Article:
Google is creating airborne drones that the company expects to be capable of flying on their own and delivering anything from medicine to candy, the internet company confirmed this week.
The effort is being called Project Wing, and marks the company's latest expansion beyond its web-based origins and could help Google break into lucrative markets like commerce and package delivery, which would allow it to better compete with rivals like Amazon.
Google said it will most likely take years of development in order to create a service where several vehicles fly out multiple deliveries per day, according to Reuters.
The world's largest internet search engine showcased a video on its website of an early version of the drone, which has a 1.5 meter-(yard-) wide wingspan and is able to fly pre-programmed routes.
The drone that Google revealed in the video this week was equipped with rotors to allow for vertical takeoff and landing, and a fixed wing for plane-like flying.
The drone flew approximately 40 meters above the treeline, dropping a package of chocolate bars to a farmer in Australia, Google confirmed.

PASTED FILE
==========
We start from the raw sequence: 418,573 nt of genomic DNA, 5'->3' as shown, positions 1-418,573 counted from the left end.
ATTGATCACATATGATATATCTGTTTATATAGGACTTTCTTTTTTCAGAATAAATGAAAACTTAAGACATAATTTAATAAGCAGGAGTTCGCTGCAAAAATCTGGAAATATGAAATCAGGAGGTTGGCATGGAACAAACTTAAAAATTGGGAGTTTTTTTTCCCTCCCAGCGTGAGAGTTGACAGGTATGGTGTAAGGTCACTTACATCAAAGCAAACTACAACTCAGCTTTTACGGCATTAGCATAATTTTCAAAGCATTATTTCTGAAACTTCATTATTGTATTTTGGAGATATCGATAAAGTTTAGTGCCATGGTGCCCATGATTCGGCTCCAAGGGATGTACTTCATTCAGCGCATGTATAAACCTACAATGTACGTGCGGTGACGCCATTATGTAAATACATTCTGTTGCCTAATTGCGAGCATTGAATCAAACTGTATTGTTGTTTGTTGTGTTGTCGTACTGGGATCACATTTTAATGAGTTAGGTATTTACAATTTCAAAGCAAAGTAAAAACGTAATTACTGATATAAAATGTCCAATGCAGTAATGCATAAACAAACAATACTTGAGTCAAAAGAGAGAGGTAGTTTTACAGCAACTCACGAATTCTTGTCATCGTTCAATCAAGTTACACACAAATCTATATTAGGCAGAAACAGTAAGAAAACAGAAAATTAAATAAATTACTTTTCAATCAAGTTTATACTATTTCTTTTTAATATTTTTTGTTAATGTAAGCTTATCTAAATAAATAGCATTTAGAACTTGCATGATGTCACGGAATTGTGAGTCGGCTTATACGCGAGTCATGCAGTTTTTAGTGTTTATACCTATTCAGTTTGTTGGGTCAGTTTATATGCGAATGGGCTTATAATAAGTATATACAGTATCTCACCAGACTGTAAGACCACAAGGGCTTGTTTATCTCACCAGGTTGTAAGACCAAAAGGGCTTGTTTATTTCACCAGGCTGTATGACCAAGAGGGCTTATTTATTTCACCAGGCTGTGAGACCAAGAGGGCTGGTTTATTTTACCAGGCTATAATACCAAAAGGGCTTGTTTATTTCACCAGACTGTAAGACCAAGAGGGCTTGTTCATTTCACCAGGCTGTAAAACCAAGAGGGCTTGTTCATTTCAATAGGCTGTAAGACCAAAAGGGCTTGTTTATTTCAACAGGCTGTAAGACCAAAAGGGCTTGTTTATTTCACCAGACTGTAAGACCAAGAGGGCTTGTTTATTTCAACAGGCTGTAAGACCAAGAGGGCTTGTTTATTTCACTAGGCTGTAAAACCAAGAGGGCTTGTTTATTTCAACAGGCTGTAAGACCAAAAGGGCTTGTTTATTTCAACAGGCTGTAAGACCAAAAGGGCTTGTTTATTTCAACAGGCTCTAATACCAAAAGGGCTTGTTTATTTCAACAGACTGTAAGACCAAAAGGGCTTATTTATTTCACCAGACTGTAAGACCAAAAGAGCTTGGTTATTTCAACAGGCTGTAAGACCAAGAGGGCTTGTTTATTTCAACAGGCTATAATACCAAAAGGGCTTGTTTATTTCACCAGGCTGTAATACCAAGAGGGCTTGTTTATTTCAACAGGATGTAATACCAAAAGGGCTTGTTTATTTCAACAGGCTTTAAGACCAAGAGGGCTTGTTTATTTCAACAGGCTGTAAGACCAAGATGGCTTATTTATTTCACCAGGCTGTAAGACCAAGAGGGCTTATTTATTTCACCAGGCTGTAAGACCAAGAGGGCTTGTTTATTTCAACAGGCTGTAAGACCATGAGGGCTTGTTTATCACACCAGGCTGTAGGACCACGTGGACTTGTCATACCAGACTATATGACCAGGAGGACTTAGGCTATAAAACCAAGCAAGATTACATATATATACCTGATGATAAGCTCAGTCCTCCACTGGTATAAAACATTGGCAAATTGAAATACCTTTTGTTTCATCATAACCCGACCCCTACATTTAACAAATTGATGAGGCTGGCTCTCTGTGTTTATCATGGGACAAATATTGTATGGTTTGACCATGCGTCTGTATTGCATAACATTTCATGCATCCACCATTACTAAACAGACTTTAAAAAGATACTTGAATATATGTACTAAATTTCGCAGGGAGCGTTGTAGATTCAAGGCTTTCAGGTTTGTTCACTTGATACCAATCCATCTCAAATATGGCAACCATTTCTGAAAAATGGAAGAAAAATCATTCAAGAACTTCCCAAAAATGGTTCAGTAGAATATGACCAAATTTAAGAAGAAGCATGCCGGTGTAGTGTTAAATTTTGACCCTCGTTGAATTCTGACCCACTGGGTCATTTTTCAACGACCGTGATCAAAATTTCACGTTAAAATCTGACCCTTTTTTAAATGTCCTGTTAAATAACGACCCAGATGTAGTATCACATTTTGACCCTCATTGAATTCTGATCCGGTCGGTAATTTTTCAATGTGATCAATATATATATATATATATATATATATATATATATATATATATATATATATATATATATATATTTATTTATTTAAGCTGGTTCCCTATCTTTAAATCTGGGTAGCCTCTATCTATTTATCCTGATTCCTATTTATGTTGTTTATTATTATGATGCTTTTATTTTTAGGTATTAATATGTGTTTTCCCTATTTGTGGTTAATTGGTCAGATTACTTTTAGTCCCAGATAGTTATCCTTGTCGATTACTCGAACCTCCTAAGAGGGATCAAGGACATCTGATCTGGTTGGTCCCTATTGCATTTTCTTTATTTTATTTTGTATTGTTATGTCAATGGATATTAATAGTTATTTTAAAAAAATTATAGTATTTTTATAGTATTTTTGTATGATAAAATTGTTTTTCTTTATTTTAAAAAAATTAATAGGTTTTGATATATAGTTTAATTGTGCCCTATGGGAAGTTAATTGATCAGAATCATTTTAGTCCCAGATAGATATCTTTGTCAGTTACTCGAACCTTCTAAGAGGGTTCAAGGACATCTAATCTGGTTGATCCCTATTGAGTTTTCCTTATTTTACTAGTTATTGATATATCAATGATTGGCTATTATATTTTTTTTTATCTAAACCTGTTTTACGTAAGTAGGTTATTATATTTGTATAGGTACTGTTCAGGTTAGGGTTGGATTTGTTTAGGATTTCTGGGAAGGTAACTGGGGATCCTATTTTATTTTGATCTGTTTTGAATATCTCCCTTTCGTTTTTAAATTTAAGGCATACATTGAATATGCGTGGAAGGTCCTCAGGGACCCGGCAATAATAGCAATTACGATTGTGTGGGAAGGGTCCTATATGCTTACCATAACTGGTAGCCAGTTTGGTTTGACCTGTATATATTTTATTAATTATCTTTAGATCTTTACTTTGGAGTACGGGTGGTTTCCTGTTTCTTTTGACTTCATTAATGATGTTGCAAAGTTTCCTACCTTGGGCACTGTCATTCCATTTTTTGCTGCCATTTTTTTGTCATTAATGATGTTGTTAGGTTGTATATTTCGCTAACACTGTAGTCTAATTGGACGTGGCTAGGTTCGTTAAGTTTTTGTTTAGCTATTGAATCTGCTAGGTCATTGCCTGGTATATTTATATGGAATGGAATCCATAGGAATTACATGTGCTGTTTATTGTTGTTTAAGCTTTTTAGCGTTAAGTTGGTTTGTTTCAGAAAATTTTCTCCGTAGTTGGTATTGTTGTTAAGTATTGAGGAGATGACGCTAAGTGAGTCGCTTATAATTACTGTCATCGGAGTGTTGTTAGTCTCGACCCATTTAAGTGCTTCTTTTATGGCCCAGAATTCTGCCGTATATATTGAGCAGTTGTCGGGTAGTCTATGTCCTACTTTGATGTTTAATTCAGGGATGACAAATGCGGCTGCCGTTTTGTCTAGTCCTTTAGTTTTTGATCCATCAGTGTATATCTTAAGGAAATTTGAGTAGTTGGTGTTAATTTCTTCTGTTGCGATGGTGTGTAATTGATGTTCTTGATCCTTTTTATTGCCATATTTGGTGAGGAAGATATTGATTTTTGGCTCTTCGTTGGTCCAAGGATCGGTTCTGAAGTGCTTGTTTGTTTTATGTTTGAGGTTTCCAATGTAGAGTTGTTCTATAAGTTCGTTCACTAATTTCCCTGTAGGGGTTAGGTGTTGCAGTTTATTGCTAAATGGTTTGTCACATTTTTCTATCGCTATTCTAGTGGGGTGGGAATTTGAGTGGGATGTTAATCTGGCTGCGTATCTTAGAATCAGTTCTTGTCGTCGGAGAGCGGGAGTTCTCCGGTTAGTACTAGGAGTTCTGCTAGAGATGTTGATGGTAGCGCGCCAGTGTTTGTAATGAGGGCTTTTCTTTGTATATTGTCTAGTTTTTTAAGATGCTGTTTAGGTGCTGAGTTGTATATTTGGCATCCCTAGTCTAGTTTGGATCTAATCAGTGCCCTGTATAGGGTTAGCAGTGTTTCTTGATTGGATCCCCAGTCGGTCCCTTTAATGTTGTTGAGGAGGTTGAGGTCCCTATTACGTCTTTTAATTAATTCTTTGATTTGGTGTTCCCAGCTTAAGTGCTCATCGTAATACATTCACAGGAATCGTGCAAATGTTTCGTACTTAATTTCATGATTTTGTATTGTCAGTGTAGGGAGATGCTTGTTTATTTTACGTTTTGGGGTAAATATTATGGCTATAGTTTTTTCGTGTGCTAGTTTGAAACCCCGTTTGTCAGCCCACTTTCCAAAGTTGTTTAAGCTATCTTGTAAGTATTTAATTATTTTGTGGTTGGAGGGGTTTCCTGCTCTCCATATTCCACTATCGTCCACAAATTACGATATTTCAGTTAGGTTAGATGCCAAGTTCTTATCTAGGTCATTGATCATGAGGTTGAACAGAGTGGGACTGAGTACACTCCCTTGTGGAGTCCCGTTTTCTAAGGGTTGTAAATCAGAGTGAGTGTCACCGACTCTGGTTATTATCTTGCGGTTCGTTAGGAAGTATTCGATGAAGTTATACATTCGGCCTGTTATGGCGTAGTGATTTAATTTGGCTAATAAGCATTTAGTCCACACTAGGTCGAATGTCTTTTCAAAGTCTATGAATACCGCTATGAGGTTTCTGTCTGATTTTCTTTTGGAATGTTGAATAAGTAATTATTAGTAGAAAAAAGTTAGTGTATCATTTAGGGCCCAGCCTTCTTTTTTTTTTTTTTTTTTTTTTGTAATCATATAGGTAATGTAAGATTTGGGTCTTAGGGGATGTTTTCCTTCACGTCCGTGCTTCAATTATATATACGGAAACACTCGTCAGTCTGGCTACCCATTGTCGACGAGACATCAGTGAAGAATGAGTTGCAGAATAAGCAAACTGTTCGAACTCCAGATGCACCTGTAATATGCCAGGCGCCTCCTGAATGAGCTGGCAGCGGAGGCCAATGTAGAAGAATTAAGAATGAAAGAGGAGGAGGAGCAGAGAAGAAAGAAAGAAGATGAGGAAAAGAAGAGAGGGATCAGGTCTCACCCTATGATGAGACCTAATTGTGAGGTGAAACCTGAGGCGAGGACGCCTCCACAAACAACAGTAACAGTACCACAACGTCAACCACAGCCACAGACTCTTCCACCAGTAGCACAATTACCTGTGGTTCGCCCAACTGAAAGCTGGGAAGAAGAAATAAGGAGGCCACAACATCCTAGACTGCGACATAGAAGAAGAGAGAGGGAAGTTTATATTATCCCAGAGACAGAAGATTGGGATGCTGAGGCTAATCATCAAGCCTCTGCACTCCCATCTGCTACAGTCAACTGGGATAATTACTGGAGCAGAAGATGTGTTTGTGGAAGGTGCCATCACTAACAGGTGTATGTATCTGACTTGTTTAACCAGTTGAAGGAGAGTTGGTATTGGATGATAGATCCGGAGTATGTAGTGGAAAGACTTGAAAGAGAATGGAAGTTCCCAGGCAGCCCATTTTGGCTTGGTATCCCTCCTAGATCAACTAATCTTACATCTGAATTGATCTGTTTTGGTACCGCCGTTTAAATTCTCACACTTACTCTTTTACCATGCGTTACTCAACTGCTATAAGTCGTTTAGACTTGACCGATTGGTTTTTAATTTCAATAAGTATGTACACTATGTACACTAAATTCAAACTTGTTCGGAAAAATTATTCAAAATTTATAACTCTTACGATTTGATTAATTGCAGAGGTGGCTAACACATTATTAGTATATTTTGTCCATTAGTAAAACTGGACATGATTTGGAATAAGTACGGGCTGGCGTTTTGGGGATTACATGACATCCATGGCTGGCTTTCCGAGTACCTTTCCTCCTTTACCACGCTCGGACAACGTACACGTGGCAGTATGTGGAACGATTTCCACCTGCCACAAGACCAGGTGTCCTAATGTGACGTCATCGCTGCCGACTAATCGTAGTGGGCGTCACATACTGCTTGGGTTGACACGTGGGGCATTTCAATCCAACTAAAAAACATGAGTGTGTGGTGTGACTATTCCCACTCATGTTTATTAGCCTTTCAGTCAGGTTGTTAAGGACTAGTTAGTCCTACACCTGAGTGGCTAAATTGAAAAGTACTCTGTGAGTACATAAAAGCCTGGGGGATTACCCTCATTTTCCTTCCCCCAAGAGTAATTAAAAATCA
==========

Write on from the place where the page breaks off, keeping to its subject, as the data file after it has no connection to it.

"These planes have much more in common with the Google's self-driving car than the remote-controlled airplanes people fly in parks on weekends," Google said on its website.
Google spokesman Ray Gobberg said it is too early to discuss specific business plans for the drones, but the company did confirm that self-flying vehicles could offer faster, less wasteful, and cheaper way to transfer goods, according to Reuters.
Amazon announced in 2013 plans to use aerial delivery drones for a service it has called "Prime Air."
"Local delivery of products is the next battlefront," said Sameet Sinha, an analyst with B. Riley & Co., according to Reuters. "Google has had its eyes on e-commerce, basically trying to get around Amazon."
Google has partnered with local companies in New York, Los Angeles, and San Francisco for its Shopping Express service, which lets consumers order goods online and have them delivered the same day.